The Manitoba government is funding four new child-care centres in partnership with public schools as it moves forward on its commitment in the 2015 throne speech to provide 12,000 new spaces, support early childhood educators and create a universally accessible child-care system for families, Family Services Minister Kerri Irvin-Ross said today.
“We’re committed to ensuring that every family who needs child care has access to an affordable, high-quality space,” said Minister Irvin-Ross. “We will continue to expand child-care centres in new housing developments, schools, colleges and universities so more parents have the care they need for their children.”
The four schools that will have new child-care centres for a total of up to 158 new spaces are:
- Manitoba Institute of Trades and Technology, with 74 new spaces (20 infant and 54 preschool);
- Rivers Collegiate, with 32 new spaces (eight infant and 24 preschool);
- R.F. Morrison School, with 40 new spaces (eight infant and 32 preschool); and
- Strathclair Community School, with 12 new spaces (four infant and eight preschool).
“Families must balance busy lives between their children and their jobs or furthering their own education,” said Education and Advanced Learning Minister James Allum. “These new child-care centres will allow families to access affordable spaces where their children are in a safe, quality environment with well-trained staff providing their children the tools to succeed in school and in life.”
“The shortage of licensed child-care spaces is a big problem for young families and I am confident they will welcome the ambitious plan to end child-care wait times in Manitoba,” said Pat Wege, executive director, Manitoba Child Care Association. “We look forward to working with government to ensure this modern, bold and commendable commitment will include quality spaces, a skilled workforce and a solid infrastructure.”
“MITT is dedicated to helping our students get the skills they need to succeed,” said Paul Holden, president and CEO, Manitoba Institute of Trades and Technology. “With this pivotal announcement, we can take a major step forward in our campus renewal, which will include essential child-care services to help students focus on learning.”
Minister Irvin-Ross said the province is also going to expand the workforce of early childhood educators with the help of its partners in post-secondary education. She also noted that on Jan. 1, 2016, child-care centres will receive a two per cent increase in operating grants to put toward higher wages and long-term workers will receive wage enhancement grants.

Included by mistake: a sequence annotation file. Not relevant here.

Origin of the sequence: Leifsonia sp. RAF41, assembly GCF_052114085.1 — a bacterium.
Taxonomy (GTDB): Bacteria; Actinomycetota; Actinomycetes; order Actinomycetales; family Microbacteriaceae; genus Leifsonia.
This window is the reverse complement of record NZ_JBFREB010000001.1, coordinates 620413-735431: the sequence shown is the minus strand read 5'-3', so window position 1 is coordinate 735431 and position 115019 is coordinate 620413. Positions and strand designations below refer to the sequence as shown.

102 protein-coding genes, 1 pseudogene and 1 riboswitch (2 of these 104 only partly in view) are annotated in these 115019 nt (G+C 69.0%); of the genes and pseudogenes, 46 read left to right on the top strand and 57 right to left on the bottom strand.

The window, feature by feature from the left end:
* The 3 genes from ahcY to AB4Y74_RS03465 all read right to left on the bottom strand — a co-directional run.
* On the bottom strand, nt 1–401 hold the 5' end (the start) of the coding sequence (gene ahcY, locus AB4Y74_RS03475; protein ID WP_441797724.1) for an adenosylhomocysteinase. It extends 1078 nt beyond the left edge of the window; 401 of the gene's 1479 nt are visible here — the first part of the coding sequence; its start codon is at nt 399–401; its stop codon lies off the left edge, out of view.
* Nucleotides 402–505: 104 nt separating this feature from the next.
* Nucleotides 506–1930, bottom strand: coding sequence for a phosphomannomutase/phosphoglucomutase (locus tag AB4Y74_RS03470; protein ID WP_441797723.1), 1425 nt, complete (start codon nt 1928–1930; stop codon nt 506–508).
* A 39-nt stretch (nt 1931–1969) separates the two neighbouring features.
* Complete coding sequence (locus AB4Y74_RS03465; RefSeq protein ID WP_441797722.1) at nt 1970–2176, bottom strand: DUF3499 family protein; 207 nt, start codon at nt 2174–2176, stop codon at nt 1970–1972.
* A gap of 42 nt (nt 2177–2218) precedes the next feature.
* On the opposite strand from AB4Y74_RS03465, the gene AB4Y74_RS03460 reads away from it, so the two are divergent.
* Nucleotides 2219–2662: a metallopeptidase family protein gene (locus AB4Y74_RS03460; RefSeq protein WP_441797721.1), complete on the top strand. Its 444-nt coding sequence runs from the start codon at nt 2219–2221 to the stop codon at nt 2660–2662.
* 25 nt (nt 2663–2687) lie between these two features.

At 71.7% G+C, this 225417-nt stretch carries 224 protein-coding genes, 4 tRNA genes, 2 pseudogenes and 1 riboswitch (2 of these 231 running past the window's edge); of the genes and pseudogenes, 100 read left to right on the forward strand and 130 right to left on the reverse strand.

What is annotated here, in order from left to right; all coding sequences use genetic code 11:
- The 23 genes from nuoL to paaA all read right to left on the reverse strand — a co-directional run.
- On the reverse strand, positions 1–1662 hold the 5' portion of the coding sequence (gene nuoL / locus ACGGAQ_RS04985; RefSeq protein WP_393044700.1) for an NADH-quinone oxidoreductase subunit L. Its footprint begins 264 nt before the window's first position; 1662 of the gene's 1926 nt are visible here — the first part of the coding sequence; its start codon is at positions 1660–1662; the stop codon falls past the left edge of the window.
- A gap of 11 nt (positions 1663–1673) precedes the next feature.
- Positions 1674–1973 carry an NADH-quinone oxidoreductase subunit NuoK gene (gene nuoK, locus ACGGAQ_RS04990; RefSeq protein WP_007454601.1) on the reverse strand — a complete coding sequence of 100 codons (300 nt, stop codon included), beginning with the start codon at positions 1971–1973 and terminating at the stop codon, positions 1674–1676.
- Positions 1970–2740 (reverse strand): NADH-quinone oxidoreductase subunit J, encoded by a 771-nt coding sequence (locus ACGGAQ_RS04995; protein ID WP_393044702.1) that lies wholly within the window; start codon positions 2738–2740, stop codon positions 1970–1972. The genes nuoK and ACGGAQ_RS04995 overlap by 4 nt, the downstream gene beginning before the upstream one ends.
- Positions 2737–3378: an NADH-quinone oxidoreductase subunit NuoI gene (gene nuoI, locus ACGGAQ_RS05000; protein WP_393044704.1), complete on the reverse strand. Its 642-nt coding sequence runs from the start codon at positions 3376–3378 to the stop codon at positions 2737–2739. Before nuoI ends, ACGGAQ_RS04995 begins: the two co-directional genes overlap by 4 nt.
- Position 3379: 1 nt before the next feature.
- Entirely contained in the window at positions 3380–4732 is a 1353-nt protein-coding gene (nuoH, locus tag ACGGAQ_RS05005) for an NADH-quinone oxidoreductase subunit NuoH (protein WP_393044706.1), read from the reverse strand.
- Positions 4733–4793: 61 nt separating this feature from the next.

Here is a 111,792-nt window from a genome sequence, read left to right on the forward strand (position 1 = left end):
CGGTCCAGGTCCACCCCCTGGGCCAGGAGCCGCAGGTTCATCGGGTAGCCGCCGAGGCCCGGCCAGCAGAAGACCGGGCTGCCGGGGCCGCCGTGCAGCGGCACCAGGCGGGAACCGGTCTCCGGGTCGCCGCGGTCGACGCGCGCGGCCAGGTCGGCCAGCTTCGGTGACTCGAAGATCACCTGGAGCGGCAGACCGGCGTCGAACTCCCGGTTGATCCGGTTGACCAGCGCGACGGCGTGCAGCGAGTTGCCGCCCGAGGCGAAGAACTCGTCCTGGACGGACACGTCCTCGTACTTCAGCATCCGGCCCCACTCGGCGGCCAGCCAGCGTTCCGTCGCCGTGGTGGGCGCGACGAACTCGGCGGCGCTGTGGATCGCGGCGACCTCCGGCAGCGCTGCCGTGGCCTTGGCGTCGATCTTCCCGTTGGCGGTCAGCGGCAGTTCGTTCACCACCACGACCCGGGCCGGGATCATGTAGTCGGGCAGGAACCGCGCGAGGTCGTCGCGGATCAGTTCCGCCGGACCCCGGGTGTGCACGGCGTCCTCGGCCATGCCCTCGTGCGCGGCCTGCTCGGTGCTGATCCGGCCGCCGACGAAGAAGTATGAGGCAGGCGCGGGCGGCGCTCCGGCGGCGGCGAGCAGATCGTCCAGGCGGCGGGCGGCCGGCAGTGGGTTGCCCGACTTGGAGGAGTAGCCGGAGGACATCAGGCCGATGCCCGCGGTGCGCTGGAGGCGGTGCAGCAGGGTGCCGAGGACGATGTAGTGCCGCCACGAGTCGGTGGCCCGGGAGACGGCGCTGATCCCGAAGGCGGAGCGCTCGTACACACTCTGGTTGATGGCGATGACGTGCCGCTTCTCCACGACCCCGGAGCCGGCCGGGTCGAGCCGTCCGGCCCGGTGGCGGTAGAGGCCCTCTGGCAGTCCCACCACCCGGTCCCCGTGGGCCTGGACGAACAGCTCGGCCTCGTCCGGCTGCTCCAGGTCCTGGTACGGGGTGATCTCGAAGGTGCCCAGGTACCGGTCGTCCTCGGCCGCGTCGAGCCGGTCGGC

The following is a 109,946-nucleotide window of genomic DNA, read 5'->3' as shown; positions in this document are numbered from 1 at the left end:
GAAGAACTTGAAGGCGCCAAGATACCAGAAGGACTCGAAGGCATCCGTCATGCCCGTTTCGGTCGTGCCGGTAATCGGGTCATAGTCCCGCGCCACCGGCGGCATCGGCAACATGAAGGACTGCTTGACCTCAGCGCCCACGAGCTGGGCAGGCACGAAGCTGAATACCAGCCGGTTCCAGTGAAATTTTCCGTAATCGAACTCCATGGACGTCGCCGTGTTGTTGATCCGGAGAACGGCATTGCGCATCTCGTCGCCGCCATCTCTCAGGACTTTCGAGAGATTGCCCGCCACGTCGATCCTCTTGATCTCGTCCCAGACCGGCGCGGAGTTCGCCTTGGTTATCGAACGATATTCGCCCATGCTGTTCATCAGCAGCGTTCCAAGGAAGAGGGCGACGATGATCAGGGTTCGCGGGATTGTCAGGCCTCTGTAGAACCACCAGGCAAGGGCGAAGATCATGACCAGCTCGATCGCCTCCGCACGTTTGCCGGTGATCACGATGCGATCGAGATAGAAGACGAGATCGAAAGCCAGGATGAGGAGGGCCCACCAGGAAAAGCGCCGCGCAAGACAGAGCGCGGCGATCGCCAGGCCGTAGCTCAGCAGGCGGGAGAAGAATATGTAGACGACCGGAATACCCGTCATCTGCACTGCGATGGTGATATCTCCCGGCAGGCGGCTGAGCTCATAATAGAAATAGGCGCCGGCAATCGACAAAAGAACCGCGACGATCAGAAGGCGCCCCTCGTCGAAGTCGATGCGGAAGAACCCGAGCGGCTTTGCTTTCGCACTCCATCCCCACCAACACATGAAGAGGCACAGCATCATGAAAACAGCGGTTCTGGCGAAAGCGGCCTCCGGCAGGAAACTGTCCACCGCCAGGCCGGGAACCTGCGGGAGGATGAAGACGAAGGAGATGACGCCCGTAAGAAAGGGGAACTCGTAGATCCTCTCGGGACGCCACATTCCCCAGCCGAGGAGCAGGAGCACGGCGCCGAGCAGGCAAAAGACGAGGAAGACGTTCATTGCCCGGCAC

As well, the province is on track to fund 900 spaces in new and existing child-care centres this fiscal year, which helps centres be sustainable and allows them to invest more in wages and improving the environment for children, the minister added.
“This new funding allows Starting Blocks to provide the best possible care that we can to our community,” said Brenda Kaminski, director, Starting Blocks Inc. “I am now able to provide very competitive wages, and purchase and replace equipment and toys.”
In February, the province launched a commission on early learning and child care to look at Manitoba’s child-care system and to provide recommendations in early 2016 to help the government reach its goal to create 12,000 new spaces, support and train staff, and further develop universally accessible child care, Minister Irvin-Ross noted.
“Our goal is to be a leader in this country, achieving universally accessible child care by 2023 or sooner,” Minister Irvin-Ross said. “We will do this in partnership with the federal government while maintaining the second lowest child-care fees outside of Quebec.”
Over the last 15 years, the Manitoba government has funded more than 14,000 child-care spaces, bringing the total number of funded spaces to more than 30,000, and invested in building and renovating more than 100 new or expanded child-care centres. There are currently more than 300 child-care centres in schools in communities throughout the province.
-reprinted from Manitoba Government